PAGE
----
BitTorrent Distributed Denial of Service

We recently worked with a client that had suffered a denial of service on one of their websites. They wondered if we could tell them what had happened and how to stop it from happening again. So, time to start digging through logs to work out what was going on. It turned out that the attack was a Distributed Denial of Service (DDoS) attack using BitTorrent clients to attack the target site. BitTorrent Distributed Denial of Service attacks are a pretty under reported attack vector that I hadn’t come across before in the real world. So the following blog takes a look at the log analysis and investigation that led to this understanding.

DDoS attacks like this are often carried out using bots, infected computers on the Internet, which are all under the control of a malicious individual or group. These bots are then used to perform activities, such as requesting web pages repeatedly. This causes the victim site to be quickly overwhelmed with requests resulting in one of the following events:

  • Exceed the available network bandwidth.
  • Exceed the application processing capacity.

If successful, either event would result in removing access to legitimate users of the site.

However, in this case, the means of delivery was via BitTorrent clients and not infected machines.

Initial Log Analysis

A quick review of the logs showed that a large volume of traffic had been directed at the site from multiple sources within a very short space of time. We had requests for ‘announce.php’ coming from over 10,000 unique hosts in a specific geo location.

Here is an example of one of the logs captured by Apache (sanitised):

[source_ip] - - [date_time] "GET /announce.php?info_hash=%25B56%25B51u%252DU%2504Eb%2513%25EA%253BVFBu%257E%2512%25BA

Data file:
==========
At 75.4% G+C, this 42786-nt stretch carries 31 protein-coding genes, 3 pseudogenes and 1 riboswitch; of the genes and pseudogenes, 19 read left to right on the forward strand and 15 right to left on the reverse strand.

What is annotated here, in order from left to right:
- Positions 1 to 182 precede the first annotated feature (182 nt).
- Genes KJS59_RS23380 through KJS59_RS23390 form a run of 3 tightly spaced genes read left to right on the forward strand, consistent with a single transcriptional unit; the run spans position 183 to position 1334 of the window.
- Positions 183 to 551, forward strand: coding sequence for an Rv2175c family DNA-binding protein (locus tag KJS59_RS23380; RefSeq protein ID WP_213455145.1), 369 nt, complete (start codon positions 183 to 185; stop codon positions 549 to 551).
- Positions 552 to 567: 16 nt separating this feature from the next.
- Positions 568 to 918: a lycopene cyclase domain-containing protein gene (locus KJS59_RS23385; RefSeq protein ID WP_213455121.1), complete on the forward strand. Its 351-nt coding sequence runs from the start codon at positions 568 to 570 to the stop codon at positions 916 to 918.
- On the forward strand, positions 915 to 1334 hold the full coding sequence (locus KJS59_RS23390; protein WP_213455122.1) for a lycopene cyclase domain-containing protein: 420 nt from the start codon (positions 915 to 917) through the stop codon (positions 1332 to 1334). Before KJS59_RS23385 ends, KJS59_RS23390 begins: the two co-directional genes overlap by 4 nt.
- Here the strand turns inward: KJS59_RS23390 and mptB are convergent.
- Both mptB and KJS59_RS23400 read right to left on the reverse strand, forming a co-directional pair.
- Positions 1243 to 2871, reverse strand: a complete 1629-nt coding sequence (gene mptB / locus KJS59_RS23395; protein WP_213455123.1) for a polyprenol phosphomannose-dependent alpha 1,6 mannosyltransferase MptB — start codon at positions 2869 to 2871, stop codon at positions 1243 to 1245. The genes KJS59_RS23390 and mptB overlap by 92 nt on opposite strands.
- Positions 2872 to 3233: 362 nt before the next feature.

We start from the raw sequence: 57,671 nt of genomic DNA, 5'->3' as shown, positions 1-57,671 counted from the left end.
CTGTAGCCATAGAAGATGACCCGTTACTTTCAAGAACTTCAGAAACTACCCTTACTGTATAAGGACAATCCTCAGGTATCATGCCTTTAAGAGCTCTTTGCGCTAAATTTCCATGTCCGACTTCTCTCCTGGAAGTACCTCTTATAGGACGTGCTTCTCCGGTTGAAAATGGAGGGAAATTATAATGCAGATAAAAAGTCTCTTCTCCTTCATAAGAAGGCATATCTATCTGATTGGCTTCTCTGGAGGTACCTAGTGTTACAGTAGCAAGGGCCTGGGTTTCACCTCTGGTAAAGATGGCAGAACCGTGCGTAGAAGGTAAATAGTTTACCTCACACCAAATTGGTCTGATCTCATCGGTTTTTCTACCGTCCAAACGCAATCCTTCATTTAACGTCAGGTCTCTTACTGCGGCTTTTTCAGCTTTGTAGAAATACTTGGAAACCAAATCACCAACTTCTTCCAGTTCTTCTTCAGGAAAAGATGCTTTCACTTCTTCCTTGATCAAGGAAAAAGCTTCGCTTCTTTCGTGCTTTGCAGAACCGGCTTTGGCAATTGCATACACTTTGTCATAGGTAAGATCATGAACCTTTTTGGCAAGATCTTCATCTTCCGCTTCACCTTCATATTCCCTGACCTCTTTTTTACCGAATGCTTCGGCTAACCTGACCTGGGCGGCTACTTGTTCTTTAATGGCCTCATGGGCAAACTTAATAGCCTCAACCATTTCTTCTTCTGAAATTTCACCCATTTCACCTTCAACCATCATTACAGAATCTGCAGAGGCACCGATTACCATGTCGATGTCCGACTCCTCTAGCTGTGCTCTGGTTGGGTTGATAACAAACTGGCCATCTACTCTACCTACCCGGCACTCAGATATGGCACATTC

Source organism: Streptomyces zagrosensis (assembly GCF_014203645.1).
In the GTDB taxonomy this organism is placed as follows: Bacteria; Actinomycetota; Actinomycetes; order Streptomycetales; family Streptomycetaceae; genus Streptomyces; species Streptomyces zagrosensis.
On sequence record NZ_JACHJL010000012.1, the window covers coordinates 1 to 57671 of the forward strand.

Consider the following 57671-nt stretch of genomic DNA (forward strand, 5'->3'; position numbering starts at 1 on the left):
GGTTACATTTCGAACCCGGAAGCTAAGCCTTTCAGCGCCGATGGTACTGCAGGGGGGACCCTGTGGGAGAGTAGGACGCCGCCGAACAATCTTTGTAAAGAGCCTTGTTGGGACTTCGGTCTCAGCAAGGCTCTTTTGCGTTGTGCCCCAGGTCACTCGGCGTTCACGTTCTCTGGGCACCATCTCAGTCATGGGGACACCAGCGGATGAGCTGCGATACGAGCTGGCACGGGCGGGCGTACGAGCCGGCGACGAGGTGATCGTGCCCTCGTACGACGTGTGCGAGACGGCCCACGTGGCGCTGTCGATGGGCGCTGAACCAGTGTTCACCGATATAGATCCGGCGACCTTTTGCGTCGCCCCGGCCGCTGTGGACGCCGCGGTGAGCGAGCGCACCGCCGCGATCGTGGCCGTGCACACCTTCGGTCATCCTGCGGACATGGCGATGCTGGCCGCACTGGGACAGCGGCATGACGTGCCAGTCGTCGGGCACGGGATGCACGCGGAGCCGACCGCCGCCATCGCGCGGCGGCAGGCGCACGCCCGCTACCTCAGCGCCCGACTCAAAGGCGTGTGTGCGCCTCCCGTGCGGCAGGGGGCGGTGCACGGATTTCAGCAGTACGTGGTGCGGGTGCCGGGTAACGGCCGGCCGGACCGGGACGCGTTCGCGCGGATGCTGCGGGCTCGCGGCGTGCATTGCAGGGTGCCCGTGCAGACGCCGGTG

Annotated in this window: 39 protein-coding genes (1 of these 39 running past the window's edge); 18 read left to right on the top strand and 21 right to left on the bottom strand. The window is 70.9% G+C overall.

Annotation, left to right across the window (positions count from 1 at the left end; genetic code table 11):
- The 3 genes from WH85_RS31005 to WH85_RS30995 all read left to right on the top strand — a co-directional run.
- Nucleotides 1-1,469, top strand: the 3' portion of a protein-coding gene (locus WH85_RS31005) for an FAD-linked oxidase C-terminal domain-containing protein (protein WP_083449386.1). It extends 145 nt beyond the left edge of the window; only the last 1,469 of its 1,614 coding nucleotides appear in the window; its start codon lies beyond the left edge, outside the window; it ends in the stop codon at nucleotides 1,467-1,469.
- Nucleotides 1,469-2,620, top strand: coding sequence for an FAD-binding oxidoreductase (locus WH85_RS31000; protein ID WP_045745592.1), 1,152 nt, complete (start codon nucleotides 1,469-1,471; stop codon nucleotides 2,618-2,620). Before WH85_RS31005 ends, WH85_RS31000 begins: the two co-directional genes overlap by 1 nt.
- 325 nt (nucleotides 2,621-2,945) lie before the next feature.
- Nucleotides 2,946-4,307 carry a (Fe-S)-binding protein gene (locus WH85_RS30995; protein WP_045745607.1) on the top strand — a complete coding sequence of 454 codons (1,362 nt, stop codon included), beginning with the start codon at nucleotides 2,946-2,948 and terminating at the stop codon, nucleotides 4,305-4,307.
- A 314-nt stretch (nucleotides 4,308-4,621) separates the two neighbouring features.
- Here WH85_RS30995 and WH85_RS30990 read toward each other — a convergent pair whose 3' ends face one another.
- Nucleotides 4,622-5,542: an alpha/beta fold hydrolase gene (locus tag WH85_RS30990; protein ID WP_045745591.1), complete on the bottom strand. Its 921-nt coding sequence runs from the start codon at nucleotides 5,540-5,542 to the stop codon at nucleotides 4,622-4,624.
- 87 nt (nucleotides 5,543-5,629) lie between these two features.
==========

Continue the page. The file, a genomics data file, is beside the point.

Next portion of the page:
&numwant=200&key=6511&compact=1 HTTP/1.0" 301 655 "-" "-"

Looking at the announce.php and the parameters (upload, download, and left) in more detail we suspected it was BitTorrent traffic due to the format of the request. With a bit of googling this assumption was confirmed. In discussion with the client it was quickly established that their main corporate site was not acting as part of a peer-to-peer network and that this traffic was the source of the DDoS attack.

BitTorrent Analysis

All of the traffic appeared to be coming from the same geographic region, so we came up with two possible scenarios. One, that DNS cache poisoning was being carried out to send legitimate BitTorrent traffic to our victim server. Or two, that our victim server had been named as the torrent tracker server in the .bittorrent file. Knowing which scenario was in play would then dictate the best mitigation option, so back to the logs.

In their current format, our clients logs were not helping us figure out which of our scenarios were the most likely as they were missing detailed information as to what the ‘Host’ section of the request was. As the attack was ongoing, we quickly updated the apache logging by editing the `apache2.conf` file to add the parameter ‘%Host i\'.

Apache logs are easily configured to provide additional details such as this and for the small additional storage overhead, it is definitely worth while having this pre-configured to save time during later analysis.

With the new log configuration, we can now see the domain that is being requested (marked in grey):

[source_ip] - - [date_time] "GET /announce.php?info_hash=%25B56%25B51u%252DU%2504Eb%2513%25EA%253BVFBu%257E%2512%25BA
&numwant=200&key=6511&compact=1 HTTP/1.0" 301 655 "-" "-" "[client.domain]"

We have removed our clients domain name here, but the Host header matched our clients domain name which indicates that this wasn’t DNS poisoning but rather that our clients server had been listed as a BitTorrent tracker in a .bittorrent file. If this was DNS cache poisoning we would have seen the domain name of the site the BitTorrent clients were trying to reach.


Defending against the attack was easy enough once we understood what was going on. As our client isn’t actually running a BitTorrent server we simply dropped any requests for announce.php at the firewall and reduced the TCP timeout value on the Apache box to flush inactive connections.


What was especially interesting in our scenario is that the systems involved in the DDoS attack were not ‘bots’, these systems hadn’t been compromised at all. To perform this attack, the malicious actor doesn’t need any technical skills beyond creating a torrent file, and the attack is very low risk as once the .torrent file is created, no further interaction is required. While an attack like this doesn’t generate massive amount of traffic, with enough peers having downloaded the torrent file, the attack can be big enough to cause a denial of service.